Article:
'I love life': Oldest living Olympic champion turns 100

Four years later, she made her Olympic debut at the 1952 Helsinki Games at the age of 31, winning a gold medal in the floor exercise as well as a silver and two bronzes.Despite her achievements with six medals she was the most successful athlete at the 1956 Melbourne Olympics and she is recognized as one of the most successful Jewish Olympic athletes of all time the still-vivacious Keleti said she most values her health and the simple fact that she has lived.I love life, she said.

PTI | Budapest | Updated: 09-01-2021 16:05 IST | Created: 09-01-2021 16:05 IST
'I love life': Oldest living Olympic champion turns 100

For Agnes Keleti, the oldest living Olympic champion, the fondest memory of her remarkable 100 years is simply that she has lived through it all.

The Holocaust survivor and winner of 10 Olympic medals in gymnastics — including five golds — celebrates her 100th birthday on Saturday in her native Budapest, punctuating a life of achievement, adventure, tragedy and perseverance which, she says, passed by in a flash.

''These 100 years felt to me like 60,'' she said at a celebration in Budapest on the eve of her birthday.

Leafing through a copy of a new book about her life — ''The Queen of Gymnastics: 100 Years of Agnes Keleti'' — her trademark modesty was on full display.

'''The queen of gymnastics,''' she said, switching to English. And in Hungarian: ''That's an exaggeration.'' Keleti, who was born Agnes Klein in 1921, had her illustrious career interrupted by World War II and the subsequent cancellation of the 1940 and 1944 Olympics. Forced off her gymnastics team in 1941 because of her Jewish ancestry, Keleti went into hiding in the Hungarian countryside where she survived the Holocaust by assuming a false identity and working as a maid.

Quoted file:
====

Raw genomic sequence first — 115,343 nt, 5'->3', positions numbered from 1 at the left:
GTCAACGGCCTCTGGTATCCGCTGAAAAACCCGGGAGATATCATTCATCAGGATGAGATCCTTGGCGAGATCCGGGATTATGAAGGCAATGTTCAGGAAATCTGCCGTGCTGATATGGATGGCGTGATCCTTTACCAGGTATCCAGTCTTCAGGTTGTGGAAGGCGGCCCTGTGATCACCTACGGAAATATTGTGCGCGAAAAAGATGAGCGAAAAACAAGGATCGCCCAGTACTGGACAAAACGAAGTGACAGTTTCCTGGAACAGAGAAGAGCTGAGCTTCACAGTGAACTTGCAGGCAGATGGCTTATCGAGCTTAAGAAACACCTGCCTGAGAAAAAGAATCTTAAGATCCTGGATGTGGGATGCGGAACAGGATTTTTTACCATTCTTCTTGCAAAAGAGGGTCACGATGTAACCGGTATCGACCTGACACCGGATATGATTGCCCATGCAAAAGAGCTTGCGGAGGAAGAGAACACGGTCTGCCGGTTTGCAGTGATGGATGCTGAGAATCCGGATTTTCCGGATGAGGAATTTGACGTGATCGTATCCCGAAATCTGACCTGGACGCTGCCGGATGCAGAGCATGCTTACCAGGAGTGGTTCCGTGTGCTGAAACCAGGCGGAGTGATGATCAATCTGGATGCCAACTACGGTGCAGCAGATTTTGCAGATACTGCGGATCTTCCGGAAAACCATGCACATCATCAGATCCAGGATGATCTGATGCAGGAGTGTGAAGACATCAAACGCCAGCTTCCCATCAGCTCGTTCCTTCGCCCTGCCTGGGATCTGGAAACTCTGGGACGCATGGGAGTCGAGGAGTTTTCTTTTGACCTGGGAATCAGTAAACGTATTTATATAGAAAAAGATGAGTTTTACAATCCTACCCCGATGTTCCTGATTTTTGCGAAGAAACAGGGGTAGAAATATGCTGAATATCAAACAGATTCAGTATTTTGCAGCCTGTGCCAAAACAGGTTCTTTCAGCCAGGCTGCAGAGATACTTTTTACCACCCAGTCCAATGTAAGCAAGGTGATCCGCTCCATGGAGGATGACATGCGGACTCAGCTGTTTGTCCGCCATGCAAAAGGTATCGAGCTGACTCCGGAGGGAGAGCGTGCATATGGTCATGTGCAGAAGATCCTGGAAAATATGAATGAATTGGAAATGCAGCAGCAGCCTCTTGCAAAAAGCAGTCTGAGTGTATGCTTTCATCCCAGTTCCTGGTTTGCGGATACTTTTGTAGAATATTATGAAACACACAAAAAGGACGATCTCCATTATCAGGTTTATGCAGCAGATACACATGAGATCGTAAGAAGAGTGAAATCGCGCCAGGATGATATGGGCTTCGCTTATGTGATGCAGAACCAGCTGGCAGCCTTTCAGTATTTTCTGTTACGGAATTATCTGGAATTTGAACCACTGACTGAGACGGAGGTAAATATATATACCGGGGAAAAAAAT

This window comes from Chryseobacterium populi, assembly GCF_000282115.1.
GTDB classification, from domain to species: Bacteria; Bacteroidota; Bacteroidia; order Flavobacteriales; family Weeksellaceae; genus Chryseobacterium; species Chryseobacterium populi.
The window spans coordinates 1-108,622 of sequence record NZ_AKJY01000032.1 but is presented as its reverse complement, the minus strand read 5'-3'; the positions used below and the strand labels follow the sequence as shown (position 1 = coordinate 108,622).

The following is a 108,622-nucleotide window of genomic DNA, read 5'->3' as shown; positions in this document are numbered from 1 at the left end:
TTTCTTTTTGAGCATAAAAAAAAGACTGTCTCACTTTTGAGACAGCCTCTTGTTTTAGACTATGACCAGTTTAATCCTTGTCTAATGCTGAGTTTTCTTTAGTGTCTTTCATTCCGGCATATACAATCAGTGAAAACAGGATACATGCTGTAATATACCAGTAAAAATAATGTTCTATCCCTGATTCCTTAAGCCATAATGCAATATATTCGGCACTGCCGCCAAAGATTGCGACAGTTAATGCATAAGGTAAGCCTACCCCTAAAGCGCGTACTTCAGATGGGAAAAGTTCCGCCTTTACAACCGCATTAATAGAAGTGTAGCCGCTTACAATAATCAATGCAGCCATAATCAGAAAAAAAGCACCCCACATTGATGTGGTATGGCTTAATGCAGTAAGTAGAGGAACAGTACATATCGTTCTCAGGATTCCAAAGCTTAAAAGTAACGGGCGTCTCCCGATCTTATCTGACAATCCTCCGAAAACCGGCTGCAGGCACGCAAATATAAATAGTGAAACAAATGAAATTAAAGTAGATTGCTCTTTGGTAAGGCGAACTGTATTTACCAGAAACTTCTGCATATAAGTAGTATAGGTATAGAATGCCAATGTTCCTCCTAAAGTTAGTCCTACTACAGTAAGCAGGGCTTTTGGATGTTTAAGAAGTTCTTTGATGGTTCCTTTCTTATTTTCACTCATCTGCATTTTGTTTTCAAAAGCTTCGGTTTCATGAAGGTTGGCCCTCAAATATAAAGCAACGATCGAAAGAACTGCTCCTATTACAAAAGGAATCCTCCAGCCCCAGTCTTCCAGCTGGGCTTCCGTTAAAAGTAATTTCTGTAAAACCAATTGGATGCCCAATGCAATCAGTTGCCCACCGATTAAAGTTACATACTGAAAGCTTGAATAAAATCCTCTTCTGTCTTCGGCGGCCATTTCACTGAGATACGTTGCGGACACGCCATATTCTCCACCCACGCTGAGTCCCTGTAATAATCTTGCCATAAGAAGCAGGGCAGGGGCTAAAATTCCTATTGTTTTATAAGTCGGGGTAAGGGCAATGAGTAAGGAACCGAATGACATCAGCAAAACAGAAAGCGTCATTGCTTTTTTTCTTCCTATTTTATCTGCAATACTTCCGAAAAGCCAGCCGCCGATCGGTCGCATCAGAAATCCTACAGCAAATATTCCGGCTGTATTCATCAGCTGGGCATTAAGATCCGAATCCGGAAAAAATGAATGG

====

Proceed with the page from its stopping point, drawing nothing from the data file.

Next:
Her mother and sister survived the war with the help of famed Swedish diplomat Raoul Wallenberg, but her father and other relatives perished at Auschwitz, among the more than half a million Hungarian Jews killed in Nazi death camps and by Hungarian Nazi collaborators.

Resuming her career after the war, Keleti was set to compete at the 1948 London Olympics but a last-minute ankle injury dashed her hopes. Four years later, she made her Olympic debut at the 1952 Helsinki Games at the age of 31, winning a gold medal in the floor exercise as well as a silver and two bronzes.

Despite her achievements — with six medals she was the most successful athlete at the 1956 Melbourne Olympics and she is recognized as one of the most successful Jewish Olympic athletes of all time — the still-vivacious Keleti said she most values her health and the simple fact that she has lived.

''I love life,'' she said. ''Health is the essence. Without it, there is nothing.'' In an interview with The Associated Press last year, Keleti said the experiences she gained while traveling the world were more precious to her than her 10 Olympic medals.

''I loved gymnastics because it was possible to travel for free,'' she said.

Those travels would ultimately result in a nearly 60-year absence from her native Hungary. At the age of 35, while she was becoming the oldest gold medalist in gymnastics history in Melbourne, the Soviet Union invaded Hungary following an unsuccessful anti-Soviet uprising. Keleti remained in Australia and sought political asylum. She then immigrated to Israel the following year and worked as a trainer and coached the Israeli Olympic gymnastics team until the 1990s.

After leaving Hungary for the Olympics in 1956, she visited her native country only once before returning to Budapest in 2015.

Keleti was awarded the Israel Prize in 2017 — considered that country's highest cultural honor — and is the recipient of numerous other prestigious awards, including being named one of Hungary's ''Athletes of the Nation'' in 2004. She holds individual gold medals in the floor exercise, balance beam and uneven bars.

Today, Keleti follows her doctor's recent advice to avoid performing full leg splits, and her near-perpetual smile and infectious laughter are reminders that even in times of great hardship, there remains the immutable potential for perseverance and the joy of life.

''I live well, and it's great that I'm still healthy,'' Keleti said. ''And I love life.''

(This story has not been edited by Devdiscourse staff and is auto-generated from a syndicated feed.)


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